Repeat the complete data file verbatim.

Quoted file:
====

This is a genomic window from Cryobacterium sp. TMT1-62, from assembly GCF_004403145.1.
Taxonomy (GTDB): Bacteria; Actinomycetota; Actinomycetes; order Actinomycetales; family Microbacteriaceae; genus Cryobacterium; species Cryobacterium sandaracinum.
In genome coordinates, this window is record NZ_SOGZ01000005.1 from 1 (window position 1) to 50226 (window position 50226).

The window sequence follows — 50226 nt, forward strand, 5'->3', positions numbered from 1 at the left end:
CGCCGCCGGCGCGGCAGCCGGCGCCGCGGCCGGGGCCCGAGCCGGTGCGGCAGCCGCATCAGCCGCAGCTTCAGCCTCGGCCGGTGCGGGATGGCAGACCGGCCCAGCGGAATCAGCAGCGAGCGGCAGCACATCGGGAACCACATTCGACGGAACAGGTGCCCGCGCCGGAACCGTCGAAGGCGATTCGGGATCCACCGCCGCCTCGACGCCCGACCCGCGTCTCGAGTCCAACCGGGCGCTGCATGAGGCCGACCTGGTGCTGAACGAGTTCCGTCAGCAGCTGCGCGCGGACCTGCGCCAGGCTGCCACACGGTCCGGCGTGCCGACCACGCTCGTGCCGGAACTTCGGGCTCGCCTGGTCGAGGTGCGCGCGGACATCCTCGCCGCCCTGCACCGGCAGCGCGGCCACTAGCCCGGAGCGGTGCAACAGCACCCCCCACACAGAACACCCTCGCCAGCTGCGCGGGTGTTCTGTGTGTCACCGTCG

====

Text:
This is a genomic window from Cryobacterium sp. TMT1-62, from assembly GCF_004403145.1.
Taxonomy (GTDB): Bacteria; Actinomycetota; Actinomycetes; order Actinomycetales; family Microbacteriaceae; genus Cryobacterium; species Cryobacterium sandaracinum.
In genome coordinates, this window is record NZ_SOGZ01000005.1 from 1 (window position 1) to 50226 (window position 50226).

The window sequence follows — 50226 nt, forward strand, 5'->3', positions numbered from 1 at the left end:
CGCCGCCGGCGCGGCAGCCGGCGCCGCGGCCGGGGCCCGAGCCGGTGCGGCAGCCGCATCAGCCGCAGCTTCAGCCTCGGCCGGTGCGGGATGGCAGACCGGCCCAGCGGAATCAGCAGCGAGCGGCAGCACATCGGGAACCACATTCGACGGAACAGGTGCCCGCGCCGGAACCGTCGAAGGCGATTCGGGATCCACCGCCGCCTCGACGCCCGACCCGCGTCTCGAGTCCAACCGGGCGCTGCATGAGGCCGACCTGGTGCTGAACGAGTTCCGTCAGCAGCTGCGCGCGGACCTGCGCCAGGCTGCCACACGGTCCGGCGTGCCGACCACGCTCGTGCCGGAACTTCGGGCTCGCCTGGTCGAGGTGCGCGCGGACATCCTCGCCGCCCTGCACCGGCAGCGCGGCCACTAGCCCGGAGCGGTGCAACAGCACCCCCCACACAGAACACCCTCGCCAGCTGCGCGGGTGTTCTGTGTGTCACCGTCG